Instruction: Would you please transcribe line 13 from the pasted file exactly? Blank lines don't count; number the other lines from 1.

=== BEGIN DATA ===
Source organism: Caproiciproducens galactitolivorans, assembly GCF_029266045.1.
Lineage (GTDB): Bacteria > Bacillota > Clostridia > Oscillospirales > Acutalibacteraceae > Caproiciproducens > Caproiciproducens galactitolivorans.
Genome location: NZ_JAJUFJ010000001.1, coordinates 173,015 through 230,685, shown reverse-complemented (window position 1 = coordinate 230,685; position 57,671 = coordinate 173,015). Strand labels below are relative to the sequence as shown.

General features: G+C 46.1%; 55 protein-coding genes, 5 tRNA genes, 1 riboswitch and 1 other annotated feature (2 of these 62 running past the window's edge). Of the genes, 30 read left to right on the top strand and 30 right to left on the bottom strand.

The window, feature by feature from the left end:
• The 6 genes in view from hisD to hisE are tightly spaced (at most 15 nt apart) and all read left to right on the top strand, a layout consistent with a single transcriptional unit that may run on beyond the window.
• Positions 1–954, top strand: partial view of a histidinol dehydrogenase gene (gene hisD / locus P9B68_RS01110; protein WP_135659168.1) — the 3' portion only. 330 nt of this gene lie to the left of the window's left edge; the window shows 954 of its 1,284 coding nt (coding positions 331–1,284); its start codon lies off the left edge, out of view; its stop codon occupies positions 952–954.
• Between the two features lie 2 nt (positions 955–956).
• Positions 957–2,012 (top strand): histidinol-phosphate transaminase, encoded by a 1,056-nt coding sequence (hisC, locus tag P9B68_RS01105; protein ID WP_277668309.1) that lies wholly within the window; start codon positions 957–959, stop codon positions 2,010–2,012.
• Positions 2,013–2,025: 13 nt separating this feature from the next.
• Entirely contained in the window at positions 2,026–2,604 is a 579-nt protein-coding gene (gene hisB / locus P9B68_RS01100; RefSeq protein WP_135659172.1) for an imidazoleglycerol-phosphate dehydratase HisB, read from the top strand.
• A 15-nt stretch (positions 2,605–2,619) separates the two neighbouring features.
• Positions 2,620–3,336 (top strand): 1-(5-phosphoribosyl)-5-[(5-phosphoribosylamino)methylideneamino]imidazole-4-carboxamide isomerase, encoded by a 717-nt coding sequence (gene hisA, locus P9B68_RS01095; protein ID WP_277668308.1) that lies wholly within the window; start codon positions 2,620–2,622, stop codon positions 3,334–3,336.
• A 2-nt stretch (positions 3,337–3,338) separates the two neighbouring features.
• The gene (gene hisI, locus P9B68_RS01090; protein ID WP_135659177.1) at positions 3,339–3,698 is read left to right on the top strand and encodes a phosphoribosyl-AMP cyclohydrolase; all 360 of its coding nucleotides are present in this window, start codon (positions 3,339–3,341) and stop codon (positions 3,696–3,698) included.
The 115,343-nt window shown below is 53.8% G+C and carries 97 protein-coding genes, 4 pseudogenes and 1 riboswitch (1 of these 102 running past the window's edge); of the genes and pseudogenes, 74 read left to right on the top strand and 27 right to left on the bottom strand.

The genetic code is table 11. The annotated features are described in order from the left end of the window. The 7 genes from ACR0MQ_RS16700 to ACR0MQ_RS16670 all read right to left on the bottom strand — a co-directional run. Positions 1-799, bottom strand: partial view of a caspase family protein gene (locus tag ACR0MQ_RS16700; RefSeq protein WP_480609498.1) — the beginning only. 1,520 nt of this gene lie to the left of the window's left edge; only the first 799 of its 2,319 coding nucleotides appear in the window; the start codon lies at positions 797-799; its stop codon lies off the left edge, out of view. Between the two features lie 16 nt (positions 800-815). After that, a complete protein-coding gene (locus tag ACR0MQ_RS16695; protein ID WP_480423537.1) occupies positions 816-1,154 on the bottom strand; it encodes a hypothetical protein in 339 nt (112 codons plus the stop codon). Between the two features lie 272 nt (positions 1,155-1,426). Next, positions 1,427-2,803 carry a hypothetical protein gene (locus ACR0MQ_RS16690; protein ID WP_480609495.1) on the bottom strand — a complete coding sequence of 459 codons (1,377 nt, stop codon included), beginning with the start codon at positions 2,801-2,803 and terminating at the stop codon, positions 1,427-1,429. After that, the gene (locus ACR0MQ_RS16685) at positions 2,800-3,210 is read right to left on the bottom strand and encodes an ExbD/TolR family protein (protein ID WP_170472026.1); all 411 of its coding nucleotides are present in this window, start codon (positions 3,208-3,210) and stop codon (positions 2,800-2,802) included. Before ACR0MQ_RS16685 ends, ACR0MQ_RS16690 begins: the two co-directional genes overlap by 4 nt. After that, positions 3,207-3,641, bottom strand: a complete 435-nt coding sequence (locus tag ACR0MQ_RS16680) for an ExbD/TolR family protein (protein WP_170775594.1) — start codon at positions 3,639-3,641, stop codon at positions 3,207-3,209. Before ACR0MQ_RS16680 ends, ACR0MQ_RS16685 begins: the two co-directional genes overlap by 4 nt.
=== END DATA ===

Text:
• Positions 2,620–3,336 (top strand): 1-(5-phosphoribosyl)-5-[(5-phosphoribosylamino)methylideneamino]imidazole-4-carboxamide isomerase, encoded by a 717-nt coding sequence (gene hisA, locus P9B68_RS01095; protein ID WP_277668308.1) that lies wholly within the window; start codon positions 2,620–2,622, stop codon positions 3,334–3,336.